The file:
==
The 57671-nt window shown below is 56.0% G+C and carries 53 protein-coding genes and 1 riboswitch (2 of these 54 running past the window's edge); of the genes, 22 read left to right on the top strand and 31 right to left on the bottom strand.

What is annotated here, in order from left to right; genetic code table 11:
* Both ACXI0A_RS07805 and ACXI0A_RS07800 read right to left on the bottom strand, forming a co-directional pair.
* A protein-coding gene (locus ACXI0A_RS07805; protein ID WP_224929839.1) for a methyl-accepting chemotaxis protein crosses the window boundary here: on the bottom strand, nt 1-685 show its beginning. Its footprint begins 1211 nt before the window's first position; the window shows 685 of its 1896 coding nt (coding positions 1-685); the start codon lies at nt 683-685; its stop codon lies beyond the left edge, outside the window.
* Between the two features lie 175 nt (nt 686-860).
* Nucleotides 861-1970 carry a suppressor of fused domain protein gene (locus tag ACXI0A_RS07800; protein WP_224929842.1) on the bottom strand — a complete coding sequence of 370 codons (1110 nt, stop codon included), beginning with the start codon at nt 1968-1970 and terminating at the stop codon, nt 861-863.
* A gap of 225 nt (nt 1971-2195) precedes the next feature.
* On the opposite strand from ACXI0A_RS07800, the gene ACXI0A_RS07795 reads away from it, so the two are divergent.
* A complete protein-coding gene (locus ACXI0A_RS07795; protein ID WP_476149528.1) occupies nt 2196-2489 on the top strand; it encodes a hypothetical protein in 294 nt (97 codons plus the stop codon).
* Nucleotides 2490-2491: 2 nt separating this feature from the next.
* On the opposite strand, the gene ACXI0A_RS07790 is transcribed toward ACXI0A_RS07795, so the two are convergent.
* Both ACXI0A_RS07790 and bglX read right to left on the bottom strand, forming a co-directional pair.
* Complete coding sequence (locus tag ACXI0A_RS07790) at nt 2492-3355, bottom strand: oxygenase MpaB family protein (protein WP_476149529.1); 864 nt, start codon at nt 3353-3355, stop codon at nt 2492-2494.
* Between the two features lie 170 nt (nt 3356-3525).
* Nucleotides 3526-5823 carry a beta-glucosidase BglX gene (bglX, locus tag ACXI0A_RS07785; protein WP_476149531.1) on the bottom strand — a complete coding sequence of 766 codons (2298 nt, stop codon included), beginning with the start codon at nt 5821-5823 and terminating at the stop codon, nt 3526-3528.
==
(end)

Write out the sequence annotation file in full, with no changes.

The 57671-nt window shown below is 56.0% G+C and carries 53 protein-coding genes and 1 riboswitch (2 of these 54 running past the window's edge); of the genes, 22 read left to right on the top strand and 31 right to left on the bottom strand.

What is annotated here, in order from left to right; genetic code table 11:
* Both ACXI0A_RS07805 and ACXI0A_RS07800 read right to left on the bottom strand, forming a co-directional pair.
* A protein-coding gene (locus ACXI0A_RS07805; protein ID WP_224929839.1) for a methyl-accepting chemotaxis protein crosses the window boundary here: on the bottom strand, nt 1-685 show its beginning. Its footprint begins 1211 nt before the window's first position; the window shows 685 of its 1896 coding nt (coding positions 1-685); the start codon lies at nt 683-685; its stop codon lies beyond the left edge, outside the window.
* Between the two features lie 175 nt (nt 686-860).
* Nucleotides 861-1970 carry a suppressor of fused domain protein gene (locus tag ACXI0A_RS07800; protein WP_224929842.1) on the bottom strand — a complete coding sequence of 370 codons (1110 nt, stop codon included), beginning with the start codon at nt 1968-1970 and terminating at the stop codon, nt 861-863.
* A gap of 225 nt (nt 1971-2195) precedes the next feature.
* On the opposite strand from ACXI0A_RS07800, the gene ACXI0A_RS07795 reads away from it, so the two are divergent.
* A complete protein-coding gene (locus ACXI0A_RS07795; protein ID WP_476149528.1) occupies nt 2196-2489 on the top strand; it encodes a hypothetical protein in 294 nt (97 codons plus the stop codon).
* Nucleotides 2490-2491: 2 nt separating this feature from the next.
* On the opposite strand, the gene ACXI0A_RS07790 is transcribed toward ACXI0A_RS07795, so the two are convergent.
* Both ACXI0A_RS07790 and bglX read right to left on the bottom strand, forming a co-directional pair.
* Complete coding sequence (locus tag ACXI0A_RS07790) at nt 2492-3355, bottom strand: oxygenase MpaB family protein (protein WP_476149529.1); 864 nt, start codon at nt 3353-3355, stop codon at nt 2492-2494.
* Between the two features lie 170 nt (nt 3356-3525).
* Nucleotides 3526-5823 carry a beta-glucosidase BglX gene (bglX, locus tag ACXI0A_RS07785; protein WP_476149531.1) on the bottom strand — a complete coding sequence of 766 codons (2298 nt, stop codon included), beginning with the start codon at nt 5821-5823 and terminating at the stop codon, nt 3526-3528.